The brother-in-law of your finance company’s manager is a member of the local police force. Occasionally, when you have a repo that looks like it might get dicey — maybe the debtor has had an unpleasant go-around or two with your collectors — you send him over a dozen Krispy Kremes, and invite him to drop by the debtor’s house at the time the repossession is to take place “just to keep everyone calm.”
Just a prudent precaution? Or a violation of law? As always, when things get to court, it will depend on the facts. Let us tell you a little story.
After Carlos Albertorio-Santiago defaulted on his auto financing agreement with Reliable Financial Services, Reliable determined that it would repossess Santiago’s 2000 Ford Explorer, the subject of the financing agreement. Now, in most states, a creditor that wishes to repossess a vehicle can go to court and file a court action, usually called a replevin, to recover the vehicle, or, alternatively, the creditor can engage in what is referred to as “self-help” repossession. In this case, Reliable elected to go the self-help route, and Reliable’s agent, Ricardo Acevedo-Correa, conducted the repossession with a police officer escort.
Albertorio-Santiago’s son, Feliciano, who was present during the repossession, protested and told Acevedo-Correa to wait for his father. When Feliciano began to walk toward Acevedo-Correa to get his attention, one of the police officers approached Feliciano and told him to calm down.
At this point, had anyone called Reliable’s lawyer, he or she might have smelled trouble. The “calm down” remark could possibly qualify the incident as a breach of the peace. But that call apparently didn’t get made, and the repossession proceeded.
Albertorio-Santiago sued Reliable under federal law, specifically 42 U.S.C. § 1983, alleging a violation of his right to due process under the Fourteenth Amendment. Santiago argued that Reliable was a state actor for purposes of Section 1983 by virtue of Acevedo-Correa’s joint action with the police officers in effecting repossession.
Santiago also asserted a negligence claim on the grounds that the repossession was not effected without a breach of the peace. Applicable Puerto Rico law allows self-help repossession provided there is no breach of the peace. Chances are, the laws of your state are similar to those of Puerto Rico in this regard. Reliable moved for summary judgment.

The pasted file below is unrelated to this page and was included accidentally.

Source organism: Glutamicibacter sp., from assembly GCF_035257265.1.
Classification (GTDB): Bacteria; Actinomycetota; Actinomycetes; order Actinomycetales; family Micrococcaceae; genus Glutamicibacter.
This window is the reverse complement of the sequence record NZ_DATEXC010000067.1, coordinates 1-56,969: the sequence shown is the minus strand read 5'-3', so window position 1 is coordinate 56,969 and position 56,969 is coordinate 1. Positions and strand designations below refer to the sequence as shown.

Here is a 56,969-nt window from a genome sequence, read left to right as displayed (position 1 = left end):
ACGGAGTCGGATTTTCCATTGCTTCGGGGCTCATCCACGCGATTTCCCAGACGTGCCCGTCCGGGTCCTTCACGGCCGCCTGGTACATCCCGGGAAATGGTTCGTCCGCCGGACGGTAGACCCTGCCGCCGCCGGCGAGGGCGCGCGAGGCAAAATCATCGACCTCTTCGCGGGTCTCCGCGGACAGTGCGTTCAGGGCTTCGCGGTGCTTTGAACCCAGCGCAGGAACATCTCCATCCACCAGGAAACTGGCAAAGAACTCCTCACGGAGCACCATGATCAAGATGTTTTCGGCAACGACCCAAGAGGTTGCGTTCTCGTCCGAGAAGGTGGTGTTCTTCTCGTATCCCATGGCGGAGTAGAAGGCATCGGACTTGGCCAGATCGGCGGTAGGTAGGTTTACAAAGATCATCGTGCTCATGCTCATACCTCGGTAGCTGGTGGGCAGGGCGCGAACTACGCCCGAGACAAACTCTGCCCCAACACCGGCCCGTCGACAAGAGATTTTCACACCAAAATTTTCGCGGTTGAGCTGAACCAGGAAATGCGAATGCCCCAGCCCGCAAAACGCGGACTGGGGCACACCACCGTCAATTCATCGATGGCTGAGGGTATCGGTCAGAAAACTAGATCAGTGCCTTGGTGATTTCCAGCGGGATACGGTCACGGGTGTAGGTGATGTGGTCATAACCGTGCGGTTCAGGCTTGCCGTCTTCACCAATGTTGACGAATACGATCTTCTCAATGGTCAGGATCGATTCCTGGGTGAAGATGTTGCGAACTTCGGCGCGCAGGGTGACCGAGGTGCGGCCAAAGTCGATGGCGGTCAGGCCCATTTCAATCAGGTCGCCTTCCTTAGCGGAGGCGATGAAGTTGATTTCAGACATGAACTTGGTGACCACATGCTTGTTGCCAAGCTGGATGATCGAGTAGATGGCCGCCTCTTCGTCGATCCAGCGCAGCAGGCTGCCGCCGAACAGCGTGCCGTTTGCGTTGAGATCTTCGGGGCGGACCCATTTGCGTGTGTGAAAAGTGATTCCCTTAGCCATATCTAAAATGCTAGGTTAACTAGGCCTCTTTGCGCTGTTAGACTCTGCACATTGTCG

The U.S. District Court for the District of Puerto Rico denied Reliable’s motion. The court found that the presence and involvement of the police officer in the repossession precluded a finding that Reliable was not a state actor as a matter of law. With respect to the negligence claim, the court noted that “if law enforcement is needed, then a breach of the peace has occurred, and the creditor must secure judicial intervention to carry out the repossession.”
We can think of a couple of additional arguments that Reliable might have faced on these facts (he might, for instance, have claimed a violation of the Uniform Commercial
Code and/or a violation of Puerto Rico’s retail installment sales act, assuming that Puerto Rico has enacted those laws), but the court identified all the reasons you would need to keep the Krispy Kremes for yourself next time.
Albertorio-Santiago v. Reliable Financial Services, 2009 U.S. Dist. LEXIS 37982 (D.P.R. May 4, 2009)
Thomas B. Hudson, Esq. ([email protected]) is the author of several books, available at www.counselorlibrary.com. He is also the publisher of Spot Delivery, a monthly legal newsletter for auto dealers, and CARLAW, a monthly report of legal developments in all states for the auto finance and leasing industry. He is also a partner in the Maryland office of Hudson Cook LLP. For information, call 410-865-5411 or visit www.counselorlibrary.com. Copyright CounselorLibrary.com 2009, all rights reserved. Based on an article from Spot Delivery. Single print publication rights only, to Special Finance magazine. HC# 4834-3985-7667 (6/09).